The Doors: A Lifetime of Listening to Five Mean Years

Listening Again to Rock's Wild Child and Finding Grandeur and Dread. The best piece of advice I've heard someone give an aspiring rock critic is this: For God's sake, don't try to write like Greil Marcus.

It was meant as a compliment. Mr. Marcus's style—brainy but fevered, as if the fate of Western society hung on a chord progression—is nearly impossible to mimic without sounding portentous and flatulent. This voice is so hard to pull off that 15 percent of the time even Mr. Marcus can't do it. He takes a pratfall in the attempt.

But, oh my, that other 85 percent. Reading Mr. Marcus at his best—on Bob Dylan, Van Morrison, Sly Stone, the Band, Sleater-Kinney, Dock Boggs or Randy Newman, to name just a few of his obsessions over the years—is like watching a surfer glide shakily down the wall of an 80-foot wave, disappear under a curl for a deathly eternity, then soar out the other end. You practically feel like applauding. He makes you run to your iPod with an ungodly itch in your cranium. You want to hear what he hears. It's as if he were daring you to get as much out of the music as he does.

Mr. Marcus's acute and ardent new book, “The Doors: A Lifetime of Listening to Five Mean Years," is his 13th and among his best. I say this as someone who has never cared deeply or even shallowly about the Doors, a band that to my ears (I was 6 in 1971, the year Jim Morrison died in Paris) has always been classic-rock sonic wallpaper. “The End" sounded ruinous and sublime in “Apocalypse Now." But please don't make me listen to “Hello, I Love You" or “Touch Me" again. I'm pretty sure Jose Feliciano will be singing “Light My Fire" in hell.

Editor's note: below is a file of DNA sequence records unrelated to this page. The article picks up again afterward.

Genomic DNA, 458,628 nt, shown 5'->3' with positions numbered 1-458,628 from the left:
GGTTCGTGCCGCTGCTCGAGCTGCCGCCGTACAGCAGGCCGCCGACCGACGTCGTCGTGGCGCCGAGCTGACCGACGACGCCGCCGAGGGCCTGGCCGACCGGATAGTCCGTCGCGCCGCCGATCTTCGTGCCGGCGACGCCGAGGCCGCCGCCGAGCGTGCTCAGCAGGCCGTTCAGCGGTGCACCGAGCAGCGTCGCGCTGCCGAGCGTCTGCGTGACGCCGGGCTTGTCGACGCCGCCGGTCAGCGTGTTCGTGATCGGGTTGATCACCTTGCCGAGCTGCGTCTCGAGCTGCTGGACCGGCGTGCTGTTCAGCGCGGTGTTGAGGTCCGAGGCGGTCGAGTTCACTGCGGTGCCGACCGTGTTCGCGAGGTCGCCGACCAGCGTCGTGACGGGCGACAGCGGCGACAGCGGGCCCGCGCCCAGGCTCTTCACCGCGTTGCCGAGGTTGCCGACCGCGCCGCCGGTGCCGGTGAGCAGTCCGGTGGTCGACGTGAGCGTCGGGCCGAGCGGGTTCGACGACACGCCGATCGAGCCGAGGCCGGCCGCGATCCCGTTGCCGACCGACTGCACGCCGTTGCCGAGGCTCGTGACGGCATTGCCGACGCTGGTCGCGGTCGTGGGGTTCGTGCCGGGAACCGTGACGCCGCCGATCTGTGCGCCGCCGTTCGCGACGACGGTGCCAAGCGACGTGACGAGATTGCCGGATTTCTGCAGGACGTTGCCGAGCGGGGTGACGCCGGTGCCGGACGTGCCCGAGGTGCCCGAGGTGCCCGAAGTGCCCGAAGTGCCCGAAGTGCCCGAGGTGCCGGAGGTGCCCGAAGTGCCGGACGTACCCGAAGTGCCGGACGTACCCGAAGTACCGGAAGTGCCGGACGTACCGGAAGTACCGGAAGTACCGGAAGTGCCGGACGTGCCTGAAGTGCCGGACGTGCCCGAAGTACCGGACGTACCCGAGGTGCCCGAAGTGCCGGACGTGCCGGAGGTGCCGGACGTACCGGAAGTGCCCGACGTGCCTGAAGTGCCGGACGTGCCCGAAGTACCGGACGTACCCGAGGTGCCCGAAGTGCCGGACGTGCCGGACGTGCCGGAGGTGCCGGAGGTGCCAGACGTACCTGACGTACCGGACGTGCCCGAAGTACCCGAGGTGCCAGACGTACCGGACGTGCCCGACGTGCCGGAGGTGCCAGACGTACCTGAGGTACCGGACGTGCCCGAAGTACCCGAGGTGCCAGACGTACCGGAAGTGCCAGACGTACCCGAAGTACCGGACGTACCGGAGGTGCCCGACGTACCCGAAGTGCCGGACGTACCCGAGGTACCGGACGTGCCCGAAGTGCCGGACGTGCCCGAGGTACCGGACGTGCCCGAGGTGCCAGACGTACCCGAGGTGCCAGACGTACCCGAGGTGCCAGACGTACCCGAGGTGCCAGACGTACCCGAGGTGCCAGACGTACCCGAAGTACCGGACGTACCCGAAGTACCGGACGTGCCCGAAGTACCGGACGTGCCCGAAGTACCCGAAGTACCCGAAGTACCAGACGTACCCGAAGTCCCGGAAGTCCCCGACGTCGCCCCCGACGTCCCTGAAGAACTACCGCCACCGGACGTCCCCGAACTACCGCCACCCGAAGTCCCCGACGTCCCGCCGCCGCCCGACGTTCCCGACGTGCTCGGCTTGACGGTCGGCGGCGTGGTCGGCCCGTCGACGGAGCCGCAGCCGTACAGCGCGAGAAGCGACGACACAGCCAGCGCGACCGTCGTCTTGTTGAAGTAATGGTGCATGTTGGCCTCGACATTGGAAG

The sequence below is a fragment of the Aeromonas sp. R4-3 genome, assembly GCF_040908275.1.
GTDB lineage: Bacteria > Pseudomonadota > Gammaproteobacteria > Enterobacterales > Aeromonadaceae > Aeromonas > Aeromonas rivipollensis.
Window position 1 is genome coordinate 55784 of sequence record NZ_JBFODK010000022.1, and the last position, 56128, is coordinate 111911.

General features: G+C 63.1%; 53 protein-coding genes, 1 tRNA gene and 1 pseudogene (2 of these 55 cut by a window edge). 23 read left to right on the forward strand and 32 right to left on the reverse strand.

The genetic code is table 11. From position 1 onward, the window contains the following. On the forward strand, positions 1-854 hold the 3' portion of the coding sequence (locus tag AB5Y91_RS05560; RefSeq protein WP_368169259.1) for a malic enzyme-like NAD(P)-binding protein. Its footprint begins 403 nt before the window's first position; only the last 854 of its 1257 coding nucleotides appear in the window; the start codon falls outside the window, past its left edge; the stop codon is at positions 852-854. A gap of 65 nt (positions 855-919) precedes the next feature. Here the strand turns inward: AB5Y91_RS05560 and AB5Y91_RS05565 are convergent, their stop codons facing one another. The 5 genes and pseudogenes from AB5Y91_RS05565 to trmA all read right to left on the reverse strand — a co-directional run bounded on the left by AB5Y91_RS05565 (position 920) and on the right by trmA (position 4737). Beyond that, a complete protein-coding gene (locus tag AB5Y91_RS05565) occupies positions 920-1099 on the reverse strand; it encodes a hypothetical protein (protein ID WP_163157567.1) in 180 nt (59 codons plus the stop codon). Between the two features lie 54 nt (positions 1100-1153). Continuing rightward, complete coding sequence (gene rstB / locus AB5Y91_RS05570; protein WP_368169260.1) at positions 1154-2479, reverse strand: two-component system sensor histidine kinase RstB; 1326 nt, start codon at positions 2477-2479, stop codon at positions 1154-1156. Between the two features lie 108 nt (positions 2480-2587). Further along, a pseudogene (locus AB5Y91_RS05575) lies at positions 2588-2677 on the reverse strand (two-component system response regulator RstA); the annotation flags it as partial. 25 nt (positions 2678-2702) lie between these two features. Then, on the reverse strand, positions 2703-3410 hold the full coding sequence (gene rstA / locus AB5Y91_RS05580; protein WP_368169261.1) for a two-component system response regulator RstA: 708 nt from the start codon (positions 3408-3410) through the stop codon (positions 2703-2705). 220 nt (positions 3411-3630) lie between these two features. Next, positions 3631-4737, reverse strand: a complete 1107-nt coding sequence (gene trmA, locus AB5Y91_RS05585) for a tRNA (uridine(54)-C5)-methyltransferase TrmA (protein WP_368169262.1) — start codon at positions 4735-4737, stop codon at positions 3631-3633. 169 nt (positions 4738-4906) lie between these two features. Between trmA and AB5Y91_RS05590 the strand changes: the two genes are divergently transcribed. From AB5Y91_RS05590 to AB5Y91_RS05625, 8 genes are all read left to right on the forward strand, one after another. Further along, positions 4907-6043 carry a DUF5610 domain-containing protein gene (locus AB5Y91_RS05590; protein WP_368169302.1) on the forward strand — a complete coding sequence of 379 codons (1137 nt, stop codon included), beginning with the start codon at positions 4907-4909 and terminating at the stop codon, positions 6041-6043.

Mr. Marcus's achievement in “The Doors" is to isolate and resurrect this band's best music and set it adrift in a swirling and literate cultural context. He catches “the sweep, the grandeur, the calmness" of their songs. He underscores Jim Morrison's otherworldly appeal: “Unlike any rock 'n' roll singer since 'Heartbreak Hotel' devoured the world's airwaves, he had Elvis's Greek-god looks, his seductive vampire's hooded eyes; like Elvis he communicated the disdain of the beautiful for the ordinary world."

He captures, excellently, how Morrison unnerved, during the Charles Manson years, everyone who saw the band. “Here's this nice-looking person on the stage all but threatening you with a spiritual death penalty," Mr. Marcus writes, “and turning you into a jury that convicts yourself."

Don't come to “The Doors" looking for a history of the band; Mr. Marcus dispenses with that in one short paragraph in front. Don't arrive looking for another overview of Morrison's childhood, or a fresh account of his arrest in Miami in 1969 for exposing himself onstage.

Don't come looking for hagiography, either. He's fully aware that some of the band's music “carries the smell of falsity, pretension, bad poetry." Some of the Doors' music was so fetid, Mr. Marcus writes, that “Morrison sounded as if he had a bag over his face, so no one would know who was singing it."

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